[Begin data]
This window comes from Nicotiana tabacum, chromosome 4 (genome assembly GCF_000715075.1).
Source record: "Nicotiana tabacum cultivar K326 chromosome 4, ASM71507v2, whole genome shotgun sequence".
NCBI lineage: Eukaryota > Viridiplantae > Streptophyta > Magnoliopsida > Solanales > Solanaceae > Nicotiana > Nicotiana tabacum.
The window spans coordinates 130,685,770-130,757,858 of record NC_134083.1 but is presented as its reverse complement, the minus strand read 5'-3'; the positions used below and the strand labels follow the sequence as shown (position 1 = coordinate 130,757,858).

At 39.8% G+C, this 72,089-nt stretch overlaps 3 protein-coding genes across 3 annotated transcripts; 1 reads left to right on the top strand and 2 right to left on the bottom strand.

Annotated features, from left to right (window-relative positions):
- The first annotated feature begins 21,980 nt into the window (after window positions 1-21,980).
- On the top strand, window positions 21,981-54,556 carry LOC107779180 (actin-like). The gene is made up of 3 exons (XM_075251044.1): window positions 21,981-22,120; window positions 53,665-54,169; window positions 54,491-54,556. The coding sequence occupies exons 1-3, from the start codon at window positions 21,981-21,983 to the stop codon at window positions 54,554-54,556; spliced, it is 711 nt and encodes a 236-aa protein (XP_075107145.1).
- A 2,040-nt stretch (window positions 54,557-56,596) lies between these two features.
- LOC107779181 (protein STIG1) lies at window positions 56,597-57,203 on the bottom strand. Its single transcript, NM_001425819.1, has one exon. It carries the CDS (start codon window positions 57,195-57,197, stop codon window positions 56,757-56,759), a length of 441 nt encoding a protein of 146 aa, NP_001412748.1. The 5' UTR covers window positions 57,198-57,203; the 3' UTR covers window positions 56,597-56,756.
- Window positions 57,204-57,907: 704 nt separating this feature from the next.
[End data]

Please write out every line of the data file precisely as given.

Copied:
This window comes from Nicotiana tabacum, chromosome 4 (genome assembly GCF_000715075.1).
Source record: "Nicotiana tabacum cultivar K326 chromosome 4, ASM71507v2, whole genome shotgun sequence".
NCBI lineage: Eukaryota > Viridiplantae > Streptophyta > Magnoliopsida > Solanales > Solanaceae > Nicotiana > Nicotiana tabacum.
The window spans coordinates 130,685,770-130,757,858 of record NC_134083.1 but is presented as its reverse complement, the minus strand read 5'-3'; the positions used below and the strand labels follow the sequence as shown (position 1 = coordinate 130,757,858).

At 39.8% G+C, this 72,089-nt stretch overlaps 3 protein-coding genes across 3 annotated transcripts; 1 reads left to right on the top strand and 2 right to left on the bottom strand.

Annotated features, from left to right (window-relative positions):
- The first annotated feature begins 21,980 nt into the window (after window positions 1-21,980).
- On the top strand, window positions 21,981-54,556 carry LOC107779180 (actin-like). The gene is made up of 3 exons (XM_075251044.1): window positions 21,981-22,120; window positions 53,665-54,169; window positions 54,491-54,556. The coding sequence occupies exons 1-3, from the start codon at window positions 21,981-21,983 to the stop codon at window positions 54,554-54,556; spliced, it is 711 nt and encodes a 236-aa protein (XP_075107145.1).
- A 2,040-nt stretch (window positions 54,557-56,596) lies between these two features.
- LOC107779181 (protein STIG1) lies at window positions 56,597-57,203 on the bottom strand. Its single transcript, NM_001425819.1, has one exon. It carries the CDS (start codon window positions 57,195-57,197, stop codon window positions 56,757-56,759), a length of 441 nt encoding a protein of 146 aa, NP_001412748.1. The 5' UTR covers window positions 57,198-57,203; the 3' UTR covers window positions 56,597-56,756.
- Window positions 57,204-57,907: 704 nt separating this feature from the next.